Confluence is so sure of its expert customer base that the company created its own social networks, when more careful competitors have opted for the decidedly safer eddies of Facebook and Twitter.
If you've been navigating mank, sending out some deep pluggers, or upgrading to get some air out of your loops, you just might be a Confluence Water Sports customer. If you have no idea what these phrases mean, that's OK, too, because the high-end sporting goods equipment manufacturer is not for the casual or faint-of-heart outdoorsman. Confluence is so sure of its expert customer base that the company has rolled the dice on creating its own social networks -- five in fact -- when more careful competitors have opted for the decidedly safer eddies of Facebook and Twitter.
"They have an incredibly passionate audience, but with that passion comes a very skeptical view of traditional marketing," said Kevin Purcer, director of interactive media at Erwin-Penland, the Hill Holiday affiliate that began working with Confluence in June 2008. "We wanted to overcome that by using the actual content generated from that audience. They know the spaces and the places where they paddle and fish. They're the ones that can show what's possible with these products."
Confluence has five kayak and canoe brands, all with different customer groups. The company's goal is to bridge the communications gap between the brand, its products, and these expert advocates. For example, Perception, its recreational kayaks brand, is aimed at family and recreational customers. Dagger, on the other hand is an extreme, whitewater kayak brand that appeals to a more competitive customer. Purcer said the initial effort involved building Web sites using images, technology information, and language that appeals to each group.
That effort got the company a step closer to customer groups. Then it wanted tighter connections to individual advocates.
Because Confluence knew its advocates were more technically savvy, and already sharing information on niche blogs, it saw the next opportunity in proprietary social networks. Budgets, according to Purcer, were an issue because the project required so many different designs and the audience numbers were not expected to scale high enough to attract outside advertisers. So, to bridge the resource and personnel gap EP enlisted Ning, a self-service social networking company.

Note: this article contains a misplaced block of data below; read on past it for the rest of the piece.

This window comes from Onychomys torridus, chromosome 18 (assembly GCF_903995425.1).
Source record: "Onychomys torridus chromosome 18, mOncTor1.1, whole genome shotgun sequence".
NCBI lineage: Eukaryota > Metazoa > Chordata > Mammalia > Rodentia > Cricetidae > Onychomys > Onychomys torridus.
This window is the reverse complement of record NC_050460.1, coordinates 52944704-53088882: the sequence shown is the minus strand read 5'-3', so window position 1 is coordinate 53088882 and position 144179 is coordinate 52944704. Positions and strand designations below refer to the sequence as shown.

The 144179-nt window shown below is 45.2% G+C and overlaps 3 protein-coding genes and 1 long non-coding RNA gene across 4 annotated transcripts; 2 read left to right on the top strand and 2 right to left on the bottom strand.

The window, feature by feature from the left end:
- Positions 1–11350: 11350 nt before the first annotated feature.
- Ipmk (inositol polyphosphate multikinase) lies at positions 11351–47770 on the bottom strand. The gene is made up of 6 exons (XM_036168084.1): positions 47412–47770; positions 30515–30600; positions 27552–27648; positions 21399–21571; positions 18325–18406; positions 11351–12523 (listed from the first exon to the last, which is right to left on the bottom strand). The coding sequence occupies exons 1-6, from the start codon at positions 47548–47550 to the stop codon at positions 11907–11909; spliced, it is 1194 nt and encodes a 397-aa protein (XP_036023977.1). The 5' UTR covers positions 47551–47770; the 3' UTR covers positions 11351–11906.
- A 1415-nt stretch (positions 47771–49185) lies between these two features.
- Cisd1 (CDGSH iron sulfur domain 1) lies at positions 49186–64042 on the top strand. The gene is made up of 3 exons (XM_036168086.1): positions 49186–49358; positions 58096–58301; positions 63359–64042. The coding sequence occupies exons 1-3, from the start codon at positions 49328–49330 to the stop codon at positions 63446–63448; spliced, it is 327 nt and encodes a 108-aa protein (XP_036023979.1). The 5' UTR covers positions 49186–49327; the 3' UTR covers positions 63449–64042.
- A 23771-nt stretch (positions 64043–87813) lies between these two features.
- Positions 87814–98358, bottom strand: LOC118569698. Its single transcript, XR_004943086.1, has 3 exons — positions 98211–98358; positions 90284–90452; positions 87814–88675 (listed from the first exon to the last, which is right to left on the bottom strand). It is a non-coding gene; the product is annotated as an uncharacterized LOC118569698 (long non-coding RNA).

Purcer said Ning's platform allowed for the differences in design and customized content that made each of the five brands stand alone and attract different levels of audience expertise. For example, the terms like "mank" (water clogged with plants and mud), "deep pluggers" (dramatic dips), and "air out of the loops" (executing tight turns) are common terminology seen on Wave Sport, Confluence's youth-centered kayaking site. Visitors to Adventure Technology, which specializes in competitive paddles and accessories, on the other hand, takes a more scientific approach to language. There, a new paddle is described as having a "dual axis bend for optimal ergonomics."
After launching in April with minimal promotion, Purcer said the communities' average about 300 members each. He expects the number to grow through trade show, dealer, and web site promotions, as well as word of mouth.
Confluence Web Marketing Manager Craig Ray admits that the Confluence customer is "reluctant" to enter mass-market social media, and would be skeptical of the quality of content found there. The brands do have a Facebook presence, but it is not promoted anywhere on the company's product pages or community sites. According to Ray, the Facebook pages were launched after the branded community sites strictly to create a new touch-point for kayak enthusiasts.
Confluence's social presence has also spurred the formation of several expert groups who provide content like photos, videos, event reports, and recommendations for paddling; they now serve as mini-focus groups. A group of kayak anglers (they fish from kayaks) advises on new kayak design, for instance. In turn these advocates will be the first to receive new product news.
"We had all played around with Ning and some other niche social sites within the office," said Purcer. "But when you apply it to a group of brands you walk the balance of promoting the brand and integrating it within people's lives. I think you can do both. These are definitely niche communities and I'm sure they like the fact that they have their own sites outside of Facebook. They are limited in number. But we have generated brand advocates from a completely organic level."
In the near future Purcer expects Confluence and EP to incorporate more open source applications into the social sites such as water level reports from popular river systems like Colorado's Eagle River and Vermont's Mad River. He would also like to offer members more sneak peeks at products in development.
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